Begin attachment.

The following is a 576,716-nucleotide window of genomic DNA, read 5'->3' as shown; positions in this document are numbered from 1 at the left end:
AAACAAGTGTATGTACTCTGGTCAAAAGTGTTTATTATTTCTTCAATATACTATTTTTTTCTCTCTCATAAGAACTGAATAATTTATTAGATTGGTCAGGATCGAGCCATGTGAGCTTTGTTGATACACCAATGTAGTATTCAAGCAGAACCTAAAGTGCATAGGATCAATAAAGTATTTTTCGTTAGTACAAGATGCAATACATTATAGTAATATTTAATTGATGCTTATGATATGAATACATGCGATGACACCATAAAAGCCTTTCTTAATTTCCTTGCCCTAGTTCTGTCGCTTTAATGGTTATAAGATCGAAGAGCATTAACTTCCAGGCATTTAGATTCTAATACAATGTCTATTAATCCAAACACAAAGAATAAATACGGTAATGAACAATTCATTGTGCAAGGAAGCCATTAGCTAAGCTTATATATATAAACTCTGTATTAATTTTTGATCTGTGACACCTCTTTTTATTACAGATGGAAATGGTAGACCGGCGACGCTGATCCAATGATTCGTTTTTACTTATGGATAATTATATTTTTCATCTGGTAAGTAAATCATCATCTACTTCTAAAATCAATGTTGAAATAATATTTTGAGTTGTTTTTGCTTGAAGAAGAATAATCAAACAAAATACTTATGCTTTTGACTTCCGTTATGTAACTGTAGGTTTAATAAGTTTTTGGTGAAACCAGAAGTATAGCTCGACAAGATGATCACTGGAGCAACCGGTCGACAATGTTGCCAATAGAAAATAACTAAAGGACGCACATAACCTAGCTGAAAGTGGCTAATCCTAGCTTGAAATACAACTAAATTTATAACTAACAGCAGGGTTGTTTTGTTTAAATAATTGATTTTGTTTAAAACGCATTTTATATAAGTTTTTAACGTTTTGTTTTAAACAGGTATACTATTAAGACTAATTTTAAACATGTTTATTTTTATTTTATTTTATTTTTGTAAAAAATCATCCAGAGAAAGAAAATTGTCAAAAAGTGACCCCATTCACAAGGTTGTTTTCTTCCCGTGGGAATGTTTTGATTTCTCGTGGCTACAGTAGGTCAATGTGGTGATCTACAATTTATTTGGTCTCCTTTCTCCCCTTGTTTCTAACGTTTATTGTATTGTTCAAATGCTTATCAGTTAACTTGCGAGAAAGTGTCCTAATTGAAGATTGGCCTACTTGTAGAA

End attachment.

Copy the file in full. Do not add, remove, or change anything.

The following is a 576,716-nucleotide window of genomic DNA, read 5'->3' as shown; positions in this document are numbered from 1 at the left end:
AAACAAGTGTATGTACTCTGGTCAAAAGTGTTTATTATTTCTTCAATATACTATTTTTTTCTCTCTCATAAGAACTGAATAATTTATTAGATTGGTCAGGATCGAGCCATGTGAGCTTTGTTGATACACCAATGTAGTATTCAAGCAGAACCTAAAGTGCATAGGATCAATAAAGTATTTTTCGTTAGTACAAGATGCAATACATTATAGTAATATTTAATTGATGCTTATGATATGAATACATGCGATGACACCATAAAAGCCTTTCTTAATTTCCTTGCCCTAGTTCTGTCGCTTTAATGGTTATAAGATCGAAGAGCATTAACTTCCAGGCATTTAGATTCTAATACAATGTCTATTAATCCAAACACAAAGAATAAATACGGTAATGAACAATTCATTGTGCAAGGAAGCCATTAGCTAAGCTTATATATATAAACTCTGTATTAATTTTTGATCTGTGACACCTCTTTTTATTACAGATGGAAATGGTAGACCGGCGACGCTGATCCAATGATTCGTTTTTACTTATGGATAATTATATTTTTCATCTGGTAAGTAAATCATCATCTACTTCTAAAATCAATGTTGAAATAATATTTTGAGTTGTTTTTGCTTGAAGAAGAATAATCAAACAAAATACTTATGCTTTTGACTTCCGTTATGTAACTGTAGGTTTAATAAGTTTTTGGTGAAACCAGAAGTATAGCTCGACAAGATGATCACTGGAGCAACCGGTCGACAATGTTGCCAATAGAAAATAACTAAAGGACGCACATAACCTAGCTGAAAGTGGCTAATCCTAGCTTGAAATACAACTAAATTTATAACTAACAGCAGGGTTGTTTTGTTTAAATAATTGATTTTGTTTAAAACGCATTTTATATAAGTTTTTAACGTTTTGTTTTAAACAGGTATACTATTAAGACTAATTTTAAACATGTTTATTTTTATTTTATTTTATTTTTGTAAAAAATCATCCAGAGAAAGAAAATTGTCAAAAAGTGACCCCATTCACAAGGTTGTTTTCTTCCCGTGGGAATGTTTTGATTTCTCGTGGCTACAGTAGGTCAATGTGGTGATCTACAATTTATTTGGTCTCCTTTCTCCCCTTGTTTCTAACGTTTATTGTATTGTTCAAATGCTTATCAGTTAACTTGCGAGAAAGTGTCCTAATTGAAGATTGGCCTACTTGTAGAA